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Check for importability, rather than presence of file #136

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merged 1 commit into from Mar 21, 2017

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@AusIV

AusIV commented Mar 20, 2017

This makes the implementation of checking extension support a bit
more robust. The old mechanism checked for the presence of
"extension_parser.py" in the same directory as the init.py. This
works in a lot of cases, but can fail in cases where the module
actually could have been imported. Simply trying to import the module
and raising an exception if it can't be imported should cover off the
other corner cases.

For a couple of examples of those corner cases: In my case I'm shipping
my code to an environment that is pretty constrained in terms of storage.
As a result, my build scripts strip out the ".py" flies and ship only the
".pyc" files. The existing code claims it can't support any extensions,
because the ".py" file is absent, even though the ".pyc" file would enable
it to function properly.

The other scenario I can think of is import hooks. See:

https://www.python.org/dev/peps/pep-0302/

Import hooks might be used to import modules from zip files, remote locations,
or other non-traditional sources. Checking the importability of a parser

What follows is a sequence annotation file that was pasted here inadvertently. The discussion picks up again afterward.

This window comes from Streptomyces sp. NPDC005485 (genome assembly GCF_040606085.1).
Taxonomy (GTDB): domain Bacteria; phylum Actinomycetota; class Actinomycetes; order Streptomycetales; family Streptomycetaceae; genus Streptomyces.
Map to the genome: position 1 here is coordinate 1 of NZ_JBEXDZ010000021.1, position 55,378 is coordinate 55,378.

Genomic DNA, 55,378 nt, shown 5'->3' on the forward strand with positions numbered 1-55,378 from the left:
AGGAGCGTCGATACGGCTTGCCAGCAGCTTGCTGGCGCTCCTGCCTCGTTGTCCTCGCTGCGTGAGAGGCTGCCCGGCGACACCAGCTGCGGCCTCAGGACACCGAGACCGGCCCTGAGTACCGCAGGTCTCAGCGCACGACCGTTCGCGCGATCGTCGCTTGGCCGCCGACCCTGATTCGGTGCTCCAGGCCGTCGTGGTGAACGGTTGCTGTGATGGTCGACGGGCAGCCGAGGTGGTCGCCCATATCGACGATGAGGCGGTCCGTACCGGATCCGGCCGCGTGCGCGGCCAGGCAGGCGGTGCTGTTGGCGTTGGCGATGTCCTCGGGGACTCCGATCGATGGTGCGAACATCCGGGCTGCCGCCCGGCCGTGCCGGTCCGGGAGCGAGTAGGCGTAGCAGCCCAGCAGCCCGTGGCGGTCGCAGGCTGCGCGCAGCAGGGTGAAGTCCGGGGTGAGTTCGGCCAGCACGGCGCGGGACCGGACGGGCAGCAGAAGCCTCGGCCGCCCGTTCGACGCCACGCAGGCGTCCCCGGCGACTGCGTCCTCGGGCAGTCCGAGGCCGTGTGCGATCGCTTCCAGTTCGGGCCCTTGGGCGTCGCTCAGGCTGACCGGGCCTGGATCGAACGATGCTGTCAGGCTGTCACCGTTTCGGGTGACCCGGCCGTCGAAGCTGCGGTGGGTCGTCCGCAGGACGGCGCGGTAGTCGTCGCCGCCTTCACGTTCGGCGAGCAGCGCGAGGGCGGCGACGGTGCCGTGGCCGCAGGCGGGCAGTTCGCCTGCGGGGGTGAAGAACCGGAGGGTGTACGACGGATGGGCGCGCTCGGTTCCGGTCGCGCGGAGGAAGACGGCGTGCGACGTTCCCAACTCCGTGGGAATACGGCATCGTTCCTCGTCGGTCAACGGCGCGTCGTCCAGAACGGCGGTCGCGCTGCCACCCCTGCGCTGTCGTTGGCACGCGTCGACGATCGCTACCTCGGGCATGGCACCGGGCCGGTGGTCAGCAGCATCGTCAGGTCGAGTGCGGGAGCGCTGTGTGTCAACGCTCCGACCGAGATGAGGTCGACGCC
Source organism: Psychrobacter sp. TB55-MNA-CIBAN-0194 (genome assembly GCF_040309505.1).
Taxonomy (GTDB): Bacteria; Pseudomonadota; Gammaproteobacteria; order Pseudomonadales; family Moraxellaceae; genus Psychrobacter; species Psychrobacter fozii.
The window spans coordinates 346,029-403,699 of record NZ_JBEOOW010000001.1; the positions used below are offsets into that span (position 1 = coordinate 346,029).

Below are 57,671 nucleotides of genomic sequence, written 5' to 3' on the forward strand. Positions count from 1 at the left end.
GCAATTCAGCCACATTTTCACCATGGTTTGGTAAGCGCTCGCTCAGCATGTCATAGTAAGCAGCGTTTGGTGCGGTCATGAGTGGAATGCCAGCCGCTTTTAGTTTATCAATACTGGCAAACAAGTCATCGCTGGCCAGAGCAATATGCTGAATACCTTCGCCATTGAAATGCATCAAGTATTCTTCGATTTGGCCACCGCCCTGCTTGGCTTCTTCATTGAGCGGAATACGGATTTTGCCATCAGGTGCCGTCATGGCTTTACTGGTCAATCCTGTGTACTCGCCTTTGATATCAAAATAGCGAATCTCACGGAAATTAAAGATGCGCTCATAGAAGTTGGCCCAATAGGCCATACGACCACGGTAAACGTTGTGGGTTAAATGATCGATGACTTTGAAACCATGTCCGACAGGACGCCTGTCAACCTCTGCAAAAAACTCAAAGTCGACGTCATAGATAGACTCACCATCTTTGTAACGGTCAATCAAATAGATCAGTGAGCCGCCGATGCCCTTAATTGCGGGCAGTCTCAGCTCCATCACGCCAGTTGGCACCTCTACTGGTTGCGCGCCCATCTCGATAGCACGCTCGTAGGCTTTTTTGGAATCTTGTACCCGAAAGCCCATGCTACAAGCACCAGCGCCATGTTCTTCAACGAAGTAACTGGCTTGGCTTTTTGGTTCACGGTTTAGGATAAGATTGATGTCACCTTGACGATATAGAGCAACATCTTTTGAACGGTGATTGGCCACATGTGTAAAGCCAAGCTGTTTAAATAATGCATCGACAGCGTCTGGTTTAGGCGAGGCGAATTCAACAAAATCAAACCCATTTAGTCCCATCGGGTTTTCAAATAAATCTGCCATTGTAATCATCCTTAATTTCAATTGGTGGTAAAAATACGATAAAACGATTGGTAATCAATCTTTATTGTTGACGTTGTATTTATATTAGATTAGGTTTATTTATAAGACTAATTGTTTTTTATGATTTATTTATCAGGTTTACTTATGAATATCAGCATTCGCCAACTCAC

module is compatible with all of these, while checking the presence
of a file is not.

Check for importability, rather than presence of file
This makes the implementation of checking extension support a bit
more robust. The old mechanism checked for the presence of
"extension_parser.py" in the same directory as the __init__.py. This
works in a lot of cases, but can fail in cases where the module
actually could have been imported. Simply trying to import the module
and raising an exception if it can't be imported should cover off the
other corner cases.

For a couple of examples of those corner cases: In my case I'm shipping
my code to an environment that is pretty constrained in terms of storage.
As a result, my build scripts strip out the ".py" flies and ship only the
".pyc" files. The existing code claims it can't support any extensions,
because the ".py" file is absent, even though the ".pyc" file would enable
it to function properly.

The other scenario I can think of is import hooks. See:

https://www.python.org/dev/peps/pep-0302/

Import hooks might be used to import modules from zip files, remote locations,
or other non-traditional sources. Checking the importability of a parser
module is compatible with all of these, while checking the presence
of a file is not.
@coveralls

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coveralls commented Mar 20, 2017

Coverage Status

Coverage decreased (-0.02%) to 90.293% when pulling 5ea5536 on AusIV:master into 7df9c85 on deanmalmgren:master.

@deanmalmgren

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Owner

deanmalmgren commented Mar 21, 2017

This looks great; thanks for the contribution!

@deanmalmgren deanmalmgren merged commit a05dbdb into deanmalmgren:master Mar 21, 2017

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